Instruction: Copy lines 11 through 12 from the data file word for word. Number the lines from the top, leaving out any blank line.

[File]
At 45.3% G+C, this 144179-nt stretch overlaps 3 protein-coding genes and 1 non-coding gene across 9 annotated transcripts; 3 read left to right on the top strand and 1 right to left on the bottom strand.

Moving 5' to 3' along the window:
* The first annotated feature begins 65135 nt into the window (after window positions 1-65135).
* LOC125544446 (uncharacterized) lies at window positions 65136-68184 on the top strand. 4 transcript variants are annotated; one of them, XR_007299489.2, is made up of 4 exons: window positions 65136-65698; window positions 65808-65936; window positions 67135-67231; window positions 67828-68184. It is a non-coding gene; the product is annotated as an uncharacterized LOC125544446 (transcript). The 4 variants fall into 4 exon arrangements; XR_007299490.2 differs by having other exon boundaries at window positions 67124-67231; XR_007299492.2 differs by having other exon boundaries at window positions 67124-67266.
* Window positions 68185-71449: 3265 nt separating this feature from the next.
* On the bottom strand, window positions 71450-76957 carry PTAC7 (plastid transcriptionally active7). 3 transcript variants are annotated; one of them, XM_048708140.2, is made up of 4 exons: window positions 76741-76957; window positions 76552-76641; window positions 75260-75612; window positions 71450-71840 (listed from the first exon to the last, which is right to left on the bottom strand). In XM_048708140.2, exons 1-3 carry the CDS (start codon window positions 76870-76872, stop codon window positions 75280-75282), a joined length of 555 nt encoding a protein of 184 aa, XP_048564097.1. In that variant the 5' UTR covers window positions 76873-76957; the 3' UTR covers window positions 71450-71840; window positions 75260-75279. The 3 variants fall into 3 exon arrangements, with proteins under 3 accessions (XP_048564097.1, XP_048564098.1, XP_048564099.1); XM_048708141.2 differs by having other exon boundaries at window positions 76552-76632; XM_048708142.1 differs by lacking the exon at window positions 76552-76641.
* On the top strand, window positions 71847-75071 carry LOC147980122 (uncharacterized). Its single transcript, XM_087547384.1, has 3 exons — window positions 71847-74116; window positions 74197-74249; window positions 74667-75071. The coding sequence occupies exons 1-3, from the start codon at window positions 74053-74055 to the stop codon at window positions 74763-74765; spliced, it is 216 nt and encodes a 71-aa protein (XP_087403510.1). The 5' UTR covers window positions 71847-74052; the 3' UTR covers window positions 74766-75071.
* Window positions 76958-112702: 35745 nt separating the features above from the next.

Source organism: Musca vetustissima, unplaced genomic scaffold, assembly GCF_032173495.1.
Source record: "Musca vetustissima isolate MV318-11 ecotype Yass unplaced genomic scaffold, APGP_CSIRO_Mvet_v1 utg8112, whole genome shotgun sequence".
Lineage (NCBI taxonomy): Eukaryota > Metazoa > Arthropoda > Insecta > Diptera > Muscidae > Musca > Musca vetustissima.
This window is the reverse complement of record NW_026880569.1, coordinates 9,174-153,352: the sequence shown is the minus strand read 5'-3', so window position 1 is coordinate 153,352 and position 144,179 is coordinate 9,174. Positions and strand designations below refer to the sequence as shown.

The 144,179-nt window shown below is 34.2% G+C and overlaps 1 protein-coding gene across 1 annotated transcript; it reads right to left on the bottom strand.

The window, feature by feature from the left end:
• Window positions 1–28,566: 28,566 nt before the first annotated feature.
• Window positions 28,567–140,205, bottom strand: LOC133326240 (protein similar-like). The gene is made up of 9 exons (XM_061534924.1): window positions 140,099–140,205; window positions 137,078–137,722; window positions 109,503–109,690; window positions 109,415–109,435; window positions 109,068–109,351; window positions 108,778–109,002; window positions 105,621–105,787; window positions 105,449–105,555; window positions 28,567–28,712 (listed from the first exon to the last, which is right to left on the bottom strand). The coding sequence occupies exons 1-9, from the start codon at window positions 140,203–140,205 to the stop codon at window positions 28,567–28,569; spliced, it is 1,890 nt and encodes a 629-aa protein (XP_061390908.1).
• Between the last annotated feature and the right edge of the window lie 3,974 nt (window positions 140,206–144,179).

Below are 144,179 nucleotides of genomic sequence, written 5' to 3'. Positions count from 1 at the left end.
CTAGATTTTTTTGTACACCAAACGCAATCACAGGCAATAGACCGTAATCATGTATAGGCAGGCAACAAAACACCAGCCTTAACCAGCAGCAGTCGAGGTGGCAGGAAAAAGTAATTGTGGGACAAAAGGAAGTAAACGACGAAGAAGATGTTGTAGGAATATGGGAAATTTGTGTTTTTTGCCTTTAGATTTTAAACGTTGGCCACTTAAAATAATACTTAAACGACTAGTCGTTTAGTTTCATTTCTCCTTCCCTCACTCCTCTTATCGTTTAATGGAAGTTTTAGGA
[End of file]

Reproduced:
Lineage (NCBI taxonomy): Eukaryota > Metazoa > Arthropoda > Insecta > Diptera > Muscidae > Musca > Musca vetustissima.
This window is the reverse complement of record NW_026880569.1, coordinates 9,174-153,352: the sequence shown is the minus strand read 5'-3', so window position 1 is coordinate 153,352 and position 144,179 is coordinate 9,174. Positions and strand designations below refer to the sequence as shown.